Difference Lists in Prolog denotes the concept to know the structure of a list up to a point. The remaining of the list can be left unbound until the complete evaluation of a predicate. A list where its end is unknown is referred as an open list, ended by a hole. This technique is especially useful to validate complex syntaxes or grammars.
The well-known Definite Clause Grammars (DCG) is using Difference Lists to operate under the hood.
Let's consider the predicate
sumDif/2, verified if the structure of a list matches several constraints. The first term represents the list to analyze and the second term another list that holds the part of the first list that is unknown to our constraints.
For the demonstration,
sumDif/2 recognizes an arithmetic expression to sum n integers.
sumDif([X, +|OpenList], Hole) :- integer(X), sumDif(OpenList, Hole).
We know the first element of the list to validate is an integer, here illustrated by
X, followed by the symbol of the addition (
+). The remaining of the list that still needs to be processed later on (
OpenList) is left unvalidated at that level.
Hole represents the part of the list we don't need to validate.
Let's give another definition of the predicate
sumDif/2 to complete the validation of the arithmetic expression:
sumDif([X|Hole], Hole) :- integer(X).
We expect an integer called
X directly at the start the open list. Interestingly, the remaining of the list
Hole is left unknown and that's the whole purpose of the Difference Lists: the structure of the list is known up to a point.
Finally, the missing piece comes when a list is evaluated:
?- sumDif([1,+,2,+,3], ). true
This is when the predicate is used that the end of the list is mentioned, here
, indicates the list does not contain additional elements.
Let's define a grammar enabling us to perform additions, multiplications with the usage of parenthesis. To add more value to this example, we are going to compute the result of the arithmetic expression. Summary of the grammar:
expression → times
expression → times '+' expression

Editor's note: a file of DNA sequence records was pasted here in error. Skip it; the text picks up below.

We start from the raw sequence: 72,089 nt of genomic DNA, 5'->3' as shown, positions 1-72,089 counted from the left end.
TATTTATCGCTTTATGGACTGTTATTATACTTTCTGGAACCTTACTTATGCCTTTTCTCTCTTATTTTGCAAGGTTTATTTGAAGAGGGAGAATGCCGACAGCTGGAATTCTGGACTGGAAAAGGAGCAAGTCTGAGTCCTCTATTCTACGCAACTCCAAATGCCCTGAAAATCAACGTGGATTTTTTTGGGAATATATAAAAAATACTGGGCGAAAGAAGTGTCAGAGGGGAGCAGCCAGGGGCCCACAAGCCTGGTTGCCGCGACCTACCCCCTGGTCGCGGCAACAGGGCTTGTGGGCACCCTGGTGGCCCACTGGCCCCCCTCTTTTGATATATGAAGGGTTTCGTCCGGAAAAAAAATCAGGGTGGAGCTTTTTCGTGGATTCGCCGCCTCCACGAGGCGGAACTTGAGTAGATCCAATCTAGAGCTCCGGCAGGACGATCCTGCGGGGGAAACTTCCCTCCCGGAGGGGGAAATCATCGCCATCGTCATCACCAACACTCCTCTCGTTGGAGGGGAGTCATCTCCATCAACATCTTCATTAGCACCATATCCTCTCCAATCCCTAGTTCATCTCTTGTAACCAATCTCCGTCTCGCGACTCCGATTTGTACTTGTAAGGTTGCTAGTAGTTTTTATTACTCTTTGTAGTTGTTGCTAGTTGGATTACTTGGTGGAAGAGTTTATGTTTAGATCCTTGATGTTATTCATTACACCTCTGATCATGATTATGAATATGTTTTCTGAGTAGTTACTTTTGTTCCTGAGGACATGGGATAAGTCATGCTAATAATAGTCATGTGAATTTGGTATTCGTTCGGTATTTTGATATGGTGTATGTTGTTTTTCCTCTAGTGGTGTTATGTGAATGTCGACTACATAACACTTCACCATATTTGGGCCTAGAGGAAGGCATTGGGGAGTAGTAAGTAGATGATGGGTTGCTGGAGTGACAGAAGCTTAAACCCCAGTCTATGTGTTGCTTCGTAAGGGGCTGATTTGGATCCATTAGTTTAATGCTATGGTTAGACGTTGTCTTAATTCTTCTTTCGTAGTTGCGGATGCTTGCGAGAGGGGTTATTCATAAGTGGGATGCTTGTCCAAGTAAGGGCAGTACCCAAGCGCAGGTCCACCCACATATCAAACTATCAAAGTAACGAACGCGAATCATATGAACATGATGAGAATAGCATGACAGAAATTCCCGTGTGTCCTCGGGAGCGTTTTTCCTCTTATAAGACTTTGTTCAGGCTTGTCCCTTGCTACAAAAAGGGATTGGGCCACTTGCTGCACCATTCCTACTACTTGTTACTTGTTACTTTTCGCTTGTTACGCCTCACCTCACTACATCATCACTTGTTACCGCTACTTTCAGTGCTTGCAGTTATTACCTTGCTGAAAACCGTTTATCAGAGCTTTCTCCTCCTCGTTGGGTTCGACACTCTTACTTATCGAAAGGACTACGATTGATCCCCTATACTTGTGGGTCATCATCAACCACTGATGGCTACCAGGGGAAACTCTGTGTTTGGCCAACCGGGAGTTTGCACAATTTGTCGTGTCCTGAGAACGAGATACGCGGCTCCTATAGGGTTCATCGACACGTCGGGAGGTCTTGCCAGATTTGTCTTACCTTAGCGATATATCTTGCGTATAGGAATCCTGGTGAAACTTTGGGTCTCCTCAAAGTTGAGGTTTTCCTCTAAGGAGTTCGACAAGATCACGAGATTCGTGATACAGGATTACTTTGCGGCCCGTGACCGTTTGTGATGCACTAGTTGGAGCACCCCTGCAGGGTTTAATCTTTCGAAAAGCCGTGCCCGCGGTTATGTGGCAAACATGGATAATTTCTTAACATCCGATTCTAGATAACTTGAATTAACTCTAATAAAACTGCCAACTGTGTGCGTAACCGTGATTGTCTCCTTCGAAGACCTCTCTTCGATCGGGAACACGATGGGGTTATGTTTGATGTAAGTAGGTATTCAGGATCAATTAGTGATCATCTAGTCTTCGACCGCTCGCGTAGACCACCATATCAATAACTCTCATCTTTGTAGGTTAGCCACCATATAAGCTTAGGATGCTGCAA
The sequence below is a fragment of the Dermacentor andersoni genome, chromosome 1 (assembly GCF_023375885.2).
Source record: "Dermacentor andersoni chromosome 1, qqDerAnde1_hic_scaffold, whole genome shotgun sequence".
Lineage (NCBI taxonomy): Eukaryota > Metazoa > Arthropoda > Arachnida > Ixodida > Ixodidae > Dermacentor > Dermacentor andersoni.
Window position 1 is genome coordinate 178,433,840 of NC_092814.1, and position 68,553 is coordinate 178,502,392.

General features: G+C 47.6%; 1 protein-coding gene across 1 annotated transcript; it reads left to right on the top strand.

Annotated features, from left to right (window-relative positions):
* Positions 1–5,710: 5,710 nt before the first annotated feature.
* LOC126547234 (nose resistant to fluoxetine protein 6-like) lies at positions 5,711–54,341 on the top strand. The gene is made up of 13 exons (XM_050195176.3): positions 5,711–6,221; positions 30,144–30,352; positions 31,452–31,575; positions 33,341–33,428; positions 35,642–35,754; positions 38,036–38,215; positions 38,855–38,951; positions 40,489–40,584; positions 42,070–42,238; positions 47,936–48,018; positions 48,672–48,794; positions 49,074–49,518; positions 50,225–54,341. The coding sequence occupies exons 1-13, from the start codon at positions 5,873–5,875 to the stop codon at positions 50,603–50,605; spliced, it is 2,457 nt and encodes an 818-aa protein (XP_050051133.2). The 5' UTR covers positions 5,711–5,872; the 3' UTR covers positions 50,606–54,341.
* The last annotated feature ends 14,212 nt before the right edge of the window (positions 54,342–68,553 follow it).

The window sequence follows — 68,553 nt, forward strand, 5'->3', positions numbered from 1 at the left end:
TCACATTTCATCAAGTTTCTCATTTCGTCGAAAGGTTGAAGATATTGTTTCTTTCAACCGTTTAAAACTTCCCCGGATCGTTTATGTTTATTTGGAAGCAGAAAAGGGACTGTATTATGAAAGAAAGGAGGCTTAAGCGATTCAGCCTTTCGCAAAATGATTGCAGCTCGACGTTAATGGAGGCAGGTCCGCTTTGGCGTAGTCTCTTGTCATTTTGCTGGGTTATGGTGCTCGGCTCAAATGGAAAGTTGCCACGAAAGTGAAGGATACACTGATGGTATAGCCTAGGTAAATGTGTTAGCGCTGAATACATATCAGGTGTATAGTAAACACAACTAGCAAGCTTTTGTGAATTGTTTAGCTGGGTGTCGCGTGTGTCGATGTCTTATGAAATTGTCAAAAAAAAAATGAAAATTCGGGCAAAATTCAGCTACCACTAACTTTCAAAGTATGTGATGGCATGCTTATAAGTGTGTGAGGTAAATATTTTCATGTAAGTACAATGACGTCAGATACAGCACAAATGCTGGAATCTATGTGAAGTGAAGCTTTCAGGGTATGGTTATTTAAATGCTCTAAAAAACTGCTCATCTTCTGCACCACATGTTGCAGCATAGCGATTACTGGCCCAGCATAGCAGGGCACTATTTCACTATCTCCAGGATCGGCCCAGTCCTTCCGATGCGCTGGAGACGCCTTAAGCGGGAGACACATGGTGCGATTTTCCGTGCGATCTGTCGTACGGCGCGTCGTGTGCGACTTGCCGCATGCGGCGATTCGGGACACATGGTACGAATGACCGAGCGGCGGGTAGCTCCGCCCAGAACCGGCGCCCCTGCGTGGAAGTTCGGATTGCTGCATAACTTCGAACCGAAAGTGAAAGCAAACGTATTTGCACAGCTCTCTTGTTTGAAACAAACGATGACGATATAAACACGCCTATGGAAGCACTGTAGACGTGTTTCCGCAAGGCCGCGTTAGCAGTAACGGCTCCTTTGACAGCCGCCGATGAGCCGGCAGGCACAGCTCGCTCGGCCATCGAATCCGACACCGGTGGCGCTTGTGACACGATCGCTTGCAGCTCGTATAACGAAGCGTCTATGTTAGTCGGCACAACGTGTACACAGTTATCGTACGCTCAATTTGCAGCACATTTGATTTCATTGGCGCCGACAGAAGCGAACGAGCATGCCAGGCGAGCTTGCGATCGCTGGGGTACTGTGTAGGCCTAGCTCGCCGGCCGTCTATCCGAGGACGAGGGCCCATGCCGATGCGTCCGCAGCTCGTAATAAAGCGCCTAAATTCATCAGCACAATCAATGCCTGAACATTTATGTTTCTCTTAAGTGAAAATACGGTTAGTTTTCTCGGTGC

times → element
times → element '*' times
element → "integer"
element → '(' expression ')'
All the predicates have an arity of 3, because they need to open list, the hole and the value of the arithmetic expression.
expression(Value, OpenList, FinalHole) :- times(Value, OpenList, FinalHole). expression(SumValue, OpenList, FinalHole) :- times(Value1, OpenList, ['+'|Hole1]), expression(Value2, Hole1, FinalHole), plus(Value1, Value2, SumValue). times(Value, OpenList, FinalHole) :- element(Value, OpenList, FinalHole). times(TimesValue, OpenList, FinalHole) :- element(Value1, OpenList, ['*'|Hole1]), times(Value2, Hole1, FinalHole), TimesValue is Value1 * Value2. element(Value, [Value|FinalHole], FinalHole) :- integer(Value). element(Value, ['('|OpenList], FinalHole) :- expression(Value, OpenList, [')'|FinalHole]).
To properly explain the principle of holes and how the value is computed, let's take the second clause
expression(SumValue, OpenList, FinalHole) :- times(Value1, OpenList, ['+'|Hole1]), expression(Value2, Hole1, FinalHole), plus(Value1, Value2, SumValue).
The open list is denoted by the predicate
OpenList. The first element to validate is what comes before the addition symbol (
+). When the first element is validated, it's directly followed by the addition symbol and by the continuation of the list, called
Hole1. We know that
Hole1 is the next element to validate and can be another
Hole1 is then the term given to the predicate
The value is always represented in the first term. In this clause, it's defined by the sum of the
Value1 (everything before the addition symbol) and
Value2 (everything after the addition symbol).
Finally, the an expression can be evaluated.
?- expression(V, [1,+,3,*,'(',5,+,5,')'], ). V = 31